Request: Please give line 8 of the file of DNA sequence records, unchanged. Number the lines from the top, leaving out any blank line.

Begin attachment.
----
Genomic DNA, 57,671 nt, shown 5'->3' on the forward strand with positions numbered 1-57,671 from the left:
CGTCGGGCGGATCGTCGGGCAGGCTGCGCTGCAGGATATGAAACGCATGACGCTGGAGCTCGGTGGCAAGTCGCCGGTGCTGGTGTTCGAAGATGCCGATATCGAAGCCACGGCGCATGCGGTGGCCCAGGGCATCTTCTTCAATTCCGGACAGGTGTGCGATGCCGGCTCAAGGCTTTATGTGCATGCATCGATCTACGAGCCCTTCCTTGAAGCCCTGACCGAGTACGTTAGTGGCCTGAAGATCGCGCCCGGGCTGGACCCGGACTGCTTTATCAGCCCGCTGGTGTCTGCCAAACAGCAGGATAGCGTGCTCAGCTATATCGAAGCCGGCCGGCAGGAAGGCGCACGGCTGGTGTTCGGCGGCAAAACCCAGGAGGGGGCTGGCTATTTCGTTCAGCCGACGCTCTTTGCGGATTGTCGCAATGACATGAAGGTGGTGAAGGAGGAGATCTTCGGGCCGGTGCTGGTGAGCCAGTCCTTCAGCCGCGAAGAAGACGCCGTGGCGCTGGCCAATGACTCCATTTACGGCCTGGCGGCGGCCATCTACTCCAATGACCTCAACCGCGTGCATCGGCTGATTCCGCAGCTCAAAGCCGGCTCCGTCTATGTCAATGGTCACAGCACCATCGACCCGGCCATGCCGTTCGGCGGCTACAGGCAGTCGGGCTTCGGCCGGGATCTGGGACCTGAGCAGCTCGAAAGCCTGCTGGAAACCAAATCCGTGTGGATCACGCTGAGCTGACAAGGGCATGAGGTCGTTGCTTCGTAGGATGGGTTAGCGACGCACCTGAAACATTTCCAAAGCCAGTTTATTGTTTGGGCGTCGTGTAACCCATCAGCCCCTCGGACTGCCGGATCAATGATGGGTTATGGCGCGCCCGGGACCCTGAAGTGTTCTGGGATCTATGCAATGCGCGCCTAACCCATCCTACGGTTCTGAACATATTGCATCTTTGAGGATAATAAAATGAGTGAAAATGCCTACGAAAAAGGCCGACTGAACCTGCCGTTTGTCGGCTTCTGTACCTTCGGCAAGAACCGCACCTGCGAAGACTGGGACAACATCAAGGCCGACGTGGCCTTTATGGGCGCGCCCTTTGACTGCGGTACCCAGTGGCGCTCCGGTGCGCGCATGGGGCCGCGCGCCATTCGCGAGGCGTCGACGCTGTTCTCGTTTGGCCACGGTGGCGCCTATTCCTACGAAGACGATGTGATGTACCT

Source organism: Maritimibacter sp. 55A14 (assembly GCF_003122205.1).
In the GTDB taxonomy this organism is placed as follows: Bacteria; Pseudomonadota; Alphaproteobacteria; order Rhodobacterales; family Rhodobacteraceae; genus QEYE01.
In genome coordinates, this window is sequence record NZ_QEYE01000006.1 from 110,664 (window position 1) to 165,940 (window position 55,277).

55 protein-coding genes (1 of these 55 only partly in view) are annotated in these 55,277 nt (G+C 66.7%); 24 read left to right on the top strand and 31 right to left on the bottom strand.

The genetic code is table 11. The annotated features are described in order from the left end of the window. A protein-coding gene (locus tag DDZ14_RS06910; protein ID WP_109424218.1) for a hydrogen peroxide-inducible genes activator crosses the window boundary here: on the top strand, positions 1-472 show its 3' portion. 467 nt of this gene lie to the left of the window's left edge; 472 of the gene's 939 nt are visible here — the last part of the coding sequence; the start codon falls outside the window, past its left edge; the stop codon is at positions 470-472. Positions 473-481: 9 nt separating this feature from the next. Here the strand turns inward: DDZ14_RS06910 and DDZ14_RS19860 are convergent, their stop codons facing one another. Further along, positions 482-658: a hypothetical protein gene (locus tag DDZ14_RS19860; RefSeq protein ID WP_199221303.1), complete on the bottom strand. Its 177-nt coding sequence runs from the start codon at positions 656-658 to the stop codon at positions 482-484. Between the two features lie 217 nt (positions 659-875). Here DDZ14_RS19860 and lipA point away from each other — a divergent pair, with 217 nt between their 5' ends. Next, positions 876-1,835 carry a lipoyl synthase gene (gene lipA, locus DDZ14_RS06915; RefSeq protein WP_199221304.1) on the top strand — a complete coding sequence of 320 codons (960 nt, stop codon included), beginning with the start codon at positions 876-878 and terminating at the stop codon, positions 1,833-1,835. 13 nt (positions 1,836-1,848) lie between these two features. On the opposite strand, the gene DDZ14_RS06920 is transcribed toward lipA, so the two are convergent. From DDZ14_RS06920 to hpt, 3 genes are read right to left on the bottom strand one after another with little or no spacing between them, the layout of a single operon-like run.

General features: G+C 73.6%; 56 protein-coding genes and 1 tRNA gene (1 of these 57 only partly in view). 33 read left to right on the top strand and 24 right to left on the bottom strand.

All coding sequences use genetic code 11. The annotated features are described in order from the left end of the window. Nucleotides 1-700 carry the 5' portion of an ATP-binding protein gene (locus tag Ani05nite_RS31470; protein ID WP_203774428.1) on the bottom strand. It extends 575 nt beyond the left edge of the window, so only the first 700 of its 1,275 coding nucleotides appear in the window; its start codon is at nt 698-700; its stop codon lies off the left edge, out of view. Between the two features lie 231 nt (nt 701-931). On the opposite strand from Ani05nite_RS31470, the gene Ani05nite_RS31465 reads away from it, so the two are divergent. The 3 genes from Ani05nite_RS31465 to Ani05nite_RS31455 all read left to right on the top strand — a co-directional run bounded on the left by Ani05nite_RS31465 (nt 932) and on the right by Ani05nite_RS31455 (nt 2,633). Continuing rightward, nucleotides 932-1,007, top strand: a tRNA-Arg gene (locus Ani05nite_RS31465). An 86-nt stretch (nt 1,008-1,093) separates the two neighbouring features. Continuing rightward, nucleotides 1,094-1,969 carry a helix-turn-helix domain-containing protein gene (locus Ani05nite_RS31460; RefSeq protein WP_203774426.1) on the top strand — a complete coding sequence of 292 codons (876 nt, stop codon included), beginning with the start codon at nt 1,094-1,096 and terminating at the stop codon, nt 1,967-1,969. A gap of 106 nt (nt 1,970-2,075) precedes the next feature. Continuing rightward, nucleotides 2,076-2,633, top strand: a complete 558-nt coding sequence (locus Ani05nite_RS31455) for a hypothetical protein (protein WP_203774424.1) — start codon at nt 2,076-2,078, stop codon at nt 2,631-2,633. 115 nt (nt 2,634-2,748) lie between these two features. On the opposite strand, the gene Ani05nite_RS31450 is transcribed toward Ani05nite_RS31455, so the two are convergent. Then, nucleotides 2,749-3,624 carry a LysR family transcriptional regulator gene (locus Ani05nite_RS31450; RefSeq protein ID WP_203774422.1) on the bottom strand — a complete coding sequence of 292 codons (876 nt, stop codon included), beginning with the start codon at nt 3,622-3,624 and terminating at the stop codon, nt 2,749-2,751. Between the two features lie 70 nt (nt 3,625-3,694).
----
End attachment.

General features: G+C 73.6%; 56 protein-coding genes and 1 tRNA gene (1 of these 57 only partly in view). 33 read left to right on the top strand and 24 right to left on the bottom strand.